Mobile will be massive in 2012, and beyond. The smartphone-driven explosion is changing everything and they are taking over some of the ancillary functions traditionally handled by laptops and other PCs.
Stock control, equipment manifests, customer contacts, digital signatures, translation devices, input tools; many applications in many different industries are potentially affected. For example, airline pilots can use tablets such as the iPad for their flight maps and data. In the long run, how many low-level PCs could be replaced by portable devices?
that post-PC thing? It’s real
In 2011, shipments of mobile devices exceeded those of PCs. IDC predicts that in 895 million mobile devices ($277 billion) will ship in comparison with under 400 million PCs ($257 billion) in 2012.
"By 2016, at least 50 percent of enterprise email users will rely primarily on a browser, tablet or mobile client instead of a desktop client,” informs Gartner. It believes that the pace of change over the next four years will be breathtaking, with collaboration requirements and mobile device management at the forefront of this revolution.
“In what should come as little surprise, governments will see "explosive new growth" in mobile applications and devices, not only for citizen outreach, but also for more internal business use,” according to IDC, as reported by Information Week. Concrete recent evidence of this when sources confirm Downing Street is developing an iPad app for UK PM, David Cameron. This will give him access to all available government-released data, for example National Health Service (NHS) waiting-list figures, crime statistics and unemployment numbers.
emerging markets matter
As the global wealth balance continues to reconfigure itself, anticipated future weakness in established markets means emerging markets are incredibly important. As evidence of this potential, Apple’s attempts to boost business in China have generated a 270% climb in its revenues there.
"We purposely put the bulk of our emphasis from an emerging market point of view on China to really learn, and then we're going to take that learning to other markets," said then-COO now CEO, Tim Cook last April.
“In 2020, half of the world’s middle class population will come from Asia,” writes AT Kearney. With business booming in Asia, mobile device makers are focusing on Brazil and Latin America for future growth. Asia-Pacific will see almost 39 million tablet sales next year, reports Yankee Group.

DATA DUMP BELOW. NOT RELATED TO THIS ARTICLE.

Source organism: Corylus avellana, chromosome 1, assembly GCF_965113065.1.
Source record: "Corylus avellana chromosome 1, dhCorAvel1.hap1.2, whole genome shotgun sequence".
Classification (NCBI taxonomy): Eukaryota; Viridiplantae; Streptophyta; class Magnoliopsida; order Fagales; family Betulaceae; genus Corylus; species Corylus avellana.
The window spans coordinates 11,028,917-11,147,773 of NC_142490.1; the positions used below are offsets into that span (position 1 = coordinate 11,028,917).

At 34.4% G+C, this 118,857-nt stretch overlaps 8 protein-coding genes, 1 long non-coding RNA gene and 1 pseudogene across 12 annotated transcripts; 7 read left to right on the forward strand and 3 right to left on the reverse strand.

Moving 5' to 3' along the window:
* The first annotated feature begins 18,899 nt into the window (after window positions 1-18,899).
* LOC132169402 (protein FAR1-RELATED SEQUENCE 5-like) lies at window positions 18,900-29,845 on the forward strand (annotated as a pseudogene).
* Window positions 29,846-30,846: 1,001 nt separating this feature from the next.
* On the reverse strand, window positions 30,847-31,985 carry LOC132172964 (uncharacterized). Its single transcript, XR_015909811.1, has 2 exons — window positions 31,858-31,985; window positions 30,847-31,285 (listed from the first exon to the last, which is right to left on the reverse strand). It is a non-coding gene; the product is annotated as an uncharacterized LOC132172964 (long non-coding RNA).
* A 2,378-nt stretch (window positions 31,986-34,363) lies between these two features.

our machines are talking
The number of global mobile subscriptions will pass the 6 billion mark in February. Asia-Pacific alone will pass 3 billion in January, says Pyramid Research. 2012 is also the year of LTE, it says. Broadband penetration will pass 10 percent globally. IPTV, software as service, cloud-based solutions, the app economy and new media services will drive the mobile offering.
LTE will also boost new markets in machine-to-machine (M2M) families of connected devices as connected devices become every day in the home. This will create a new future opportunity for mobile carriers, some reports suggest.
“Two areas that are beginning to see growth in the M2M segment are the in-home and automotive sectors. Both segments witnessed initial traction with Bluetooth technologies that allowed for the connection of devices using the short-range technology. But more powerful radio technologies are now making their way into both avenues, providing greater capabilities and opportunities,” according to a recent report from IDATE Consulting and Research.
How do you think mobile technology will change your business in 2012?
After a Masters in Computer Science, I decided that I preferred writing about IT rather than programming. My 20-year writing career has taken me to Hong Kong and London where I've edited and written for IT, business and electronics publications. In 2002 I co-founded Futurity Media with Stewart Baines where I continue to write about a range of topics such as unified communications, cloud computing and enterprise applications.